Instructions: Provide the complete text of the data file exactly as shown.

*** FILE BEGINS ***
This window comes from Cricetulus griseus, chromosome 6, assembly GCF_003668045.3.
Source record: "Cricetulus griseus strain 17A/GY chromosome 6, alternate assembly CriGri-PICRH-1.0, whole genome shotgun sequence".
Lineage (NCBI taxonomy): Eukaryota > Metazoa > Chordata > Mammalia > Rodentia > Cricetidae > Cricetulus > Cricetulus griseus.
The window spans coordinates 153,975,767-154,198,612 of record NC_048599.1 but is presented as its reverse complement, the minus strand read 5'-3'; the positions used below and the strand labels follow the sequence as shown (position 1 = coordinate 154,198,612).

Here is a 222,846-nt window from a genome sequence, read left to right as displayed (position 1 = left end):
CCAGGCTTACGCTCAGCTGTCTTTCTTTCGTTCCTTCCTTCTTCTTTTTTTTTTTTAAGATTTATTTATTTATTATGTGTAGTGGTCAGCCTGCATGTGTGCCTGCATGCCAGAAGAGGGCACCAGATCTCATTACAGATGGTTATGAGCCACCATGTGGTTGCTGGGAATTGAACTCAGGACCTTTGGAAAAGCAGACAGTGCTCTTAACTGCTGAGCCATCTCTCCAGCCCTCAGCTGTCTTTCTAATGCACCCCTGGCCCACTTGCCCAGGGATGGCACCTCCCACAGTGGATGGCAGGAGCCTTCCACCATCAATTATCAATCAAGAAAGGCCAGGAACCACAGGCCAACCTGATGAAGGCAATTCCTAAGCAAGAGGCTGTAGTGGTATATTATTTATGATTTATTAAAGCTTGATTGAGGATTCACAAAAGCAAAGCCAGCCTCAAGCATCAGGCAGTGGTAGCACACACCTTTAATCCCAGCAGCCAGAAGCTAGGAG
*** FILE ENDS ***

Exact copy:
This window comes from Cricetulus griseus, chromosome 6, assembly GCF_003668045.3.
Source record: "Cricetulus griseus strain 17A/GY chromosome 6, alternate assembly CriGri-PICRH-1.0, whole genome shotgun sequence".
Lineage (NCBI taxonomy): Eukaryota > Metazoa > Chordata > Mammalia > Rodentia > Cricetidae > Cricetulus > Cricetulus griseus.
The window spans coordinates 153,975,767-154,198,612 of record NC_048599.1 but is presented as its reverse complement, the minus strand read 5'-3'; the positions used below and the strand labels follow the sequence as shown (position 1 = coordinate 154,198,612).

Here is a 222,846-nt window from a genome sequence, read left to right as displayed (position 1 = left end):
CCAGGCTTACGCTCAGCTGTCTTTCTTTCGTTCCTTCCTTCTTCTTTTTTTTTTTTAAGATTTATTTATTTATTATGTGTAGTGGTCAGCCTGCATGTGTGCCTGCATGCCAGAAGAGGGCACCAGATCTCATTACAGATGGTTATGAGCCACCATGTGGTTGCTGGGAATTGAACTCAGGACCTTTGGAAAAGCAGACAGTGCTCTTAACTGCTGAGCCATCTCTCCAGCCCTCAGCTGTCTTTCTAATGCACCCCTGGCCCACTTGCCCAGGGATGGCACCTCCCACAGTGGATGGCAGGAGCCTTCCACCATCAATTATCAATCAAGAAAGGCCAGGAACCACAGGCCAACCTGATGAAGGCAATTCCTAAGCAAGAGGCTGTAGTGGTATATTATTTATGATTTATTAAAGCTTGATTGAGGATTCACAAAAGCAAAGCCAGCCTCAAGCATCAGGCAGTGGTAGCACACACCTTTAATCCCAGCAGCCAGAAGCTAGGAG